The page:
Successful living, happy living, passionate living, missional living, intentional living... that thing you are seeking after, that I am seeking after (I'm not entirely clear right now what I'm seeking, but it's wrapped up in there somewhere), is not about being more organized, decluttering and folding your underwear just so, it's not about growing your own food or having a life adventure, it's not about reading all the classics or keeping up with Netflix releases, it's not about eating vegetables or eating meat, it's not about unschooling or Classical Conversations, it's not about shopping at big box stores or from a farmer, it's not about having your clothes chosen by an online stylist or buying them at the mall.

That thing you're after, a hunger for meaning and significance perhaps, is not about what's happening on the outside of your life, it's about what's happening inside. And what's happening inside a person - they ways in which they are breaking and being rebuilt, dying and being reborn, falling and being redeemed - cannot be easily quantified, never mind written up as steps someone else can follow.

And so as much as I want to find the steps, to read about how other bloggers have done this, to read about how I can be an amazing writer through a life-changing experience, through a mid-life crisis, through the raising and educating of teenagers, through a move from mountains to city, through a re-imagining and re-directing of marriage and family life; the fact is, I'm never going to find the answers outside of myself.

I don't mean the answers to life's problems and mysteries lie within me. Good gracious, I'm not God.

What I mean is that other people's answers will not be mine. My answers will not be yours.

I am new to Montreal. I love this city. I don't love everything about it. I don't love getting stuck in traffic on the big highways. I don't love having noisy neighbors. I don't love transition times but the city itself, all the potential that awaits our family here, that, I love.

I can google my way around the city (what did we do before smartphones?), find out which festivals are going on this weekend, and discover taekwondo schools, art-supply stores, and drama classes.

I can search Kijiji for used furniture, drive to big box stores or walk down the street to the mom & pop shops (or whatever the equivalent is in French) to get what we need for the house.

I know how to do all of that. I can find those answers fairly easily. But the other answers in my life don't come so easily.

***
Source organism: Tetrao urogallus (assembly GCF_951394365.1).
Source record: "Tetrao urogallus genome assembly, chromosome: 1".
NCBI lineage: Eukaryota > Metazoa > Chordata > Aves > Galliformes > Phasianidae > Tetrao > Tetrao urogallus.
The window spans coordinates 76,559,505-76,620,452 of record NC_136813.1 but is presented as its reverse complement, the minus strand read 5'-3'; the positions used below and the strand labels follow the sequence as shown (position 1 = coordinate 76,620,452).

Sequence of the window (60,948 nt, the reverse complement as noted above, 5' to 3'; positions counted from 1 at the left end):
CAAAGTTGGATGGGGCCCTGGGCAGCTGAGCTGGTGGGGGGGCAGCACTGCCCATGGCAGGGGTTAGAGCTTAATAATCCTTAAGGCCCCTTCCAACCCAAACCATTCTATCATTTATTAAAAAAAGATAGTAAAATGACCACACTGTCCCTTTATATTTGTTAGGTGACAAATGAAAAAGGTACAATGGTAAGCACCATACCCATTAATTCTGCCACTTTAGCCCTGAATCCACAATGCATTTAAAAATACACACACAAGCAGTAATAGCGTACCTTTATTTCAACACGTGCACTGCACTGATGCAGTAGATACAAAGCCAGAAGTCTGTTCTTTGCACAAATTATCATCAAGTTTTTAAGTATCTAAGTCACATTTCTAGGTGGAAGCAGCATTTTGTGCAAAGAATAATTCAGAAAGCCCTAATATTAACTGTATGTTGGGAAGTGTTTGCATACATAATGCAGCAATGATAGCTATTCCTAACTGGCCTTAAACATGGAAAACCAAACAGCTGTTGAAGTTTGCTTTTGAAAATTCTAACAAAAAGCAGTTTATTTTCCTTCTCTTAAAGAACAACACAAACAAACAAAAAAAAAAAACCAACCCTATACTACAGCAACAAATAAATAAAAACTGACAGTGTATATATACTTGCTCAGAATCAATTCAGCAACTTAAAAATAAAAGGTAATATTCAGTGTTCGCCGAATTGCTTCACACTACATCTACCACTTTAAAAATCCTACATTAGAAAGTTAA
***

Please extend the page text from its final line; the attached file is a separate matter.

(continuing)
The answers to how I'm going to get through this mid-life questioning, who I will be on the other side, how to write my way through this, and the biggie, how to have peace and patience with some of things I'm learning about myself through this process, can't google any of that.

And so what I'm learning this summer (I'm skeptical of other people's "what I've learning" blog posts, sorry for the hypocrisy), with the traffic just outside my bedroom window, is the surrender at the end of the struggle.

I don't know if this is the breakthrough I've been seeking, or just a reprieve, but something's mending here.

Something's mending in the evening walks with Damien, in going to the pool with my kids, in finding a church where we can't wait for next Sunday, in the new relationships I'm making (everyone I meet past "hello" knows I'm in/moving-through/coming-out-of a rough time), in buying fruits and vegetables at the market, in seeking and finding homeschool connections, in the humid heat of a languid summer afternoon, in my morning mediation, bible reading, and drawing, in the planting of the Rudbeckia in the backyard.

It's slow, but it's mending.

I am cautiously optimistic. But I am also arms wide open ready to accept God's provision for me at this point of the journey. His healing, His love, and His vision for my future.

I think this is exactly where I'm meant to be, and I don't want to get all woo-woo or cliche about it, "everything happens for a reason", but maybe it's true.

Things have been real quiet on the blog. If you are a regular reader, God bless you, you'll have noticed.

You've been sending emails and reaching out, asking how I'm doing. With a mid-life crisis underway and a big move, a long period of silence is setting off alarm bells for some of you. I can't adequately express how grateful I am for this blog and the people who have come to care about me through my writing. It seems pretentious to say, but it's true. I care about the people who read this blog. And I am cared for, prayed over, loved on by the people who read it. I am humbled by that reality.

Also, I don't want to presume anything about the place this blog has in your life but personally, I have a handful of blogs I regularly read and one absolute favorite. If those blogs went silent for a while I would be both concerned, wondering if everything was ok, and disappointed because I enjoy the gifts those blogs bring to my life. If I am in your list of favorites, I apologize for the disruption to your reading pleasure :)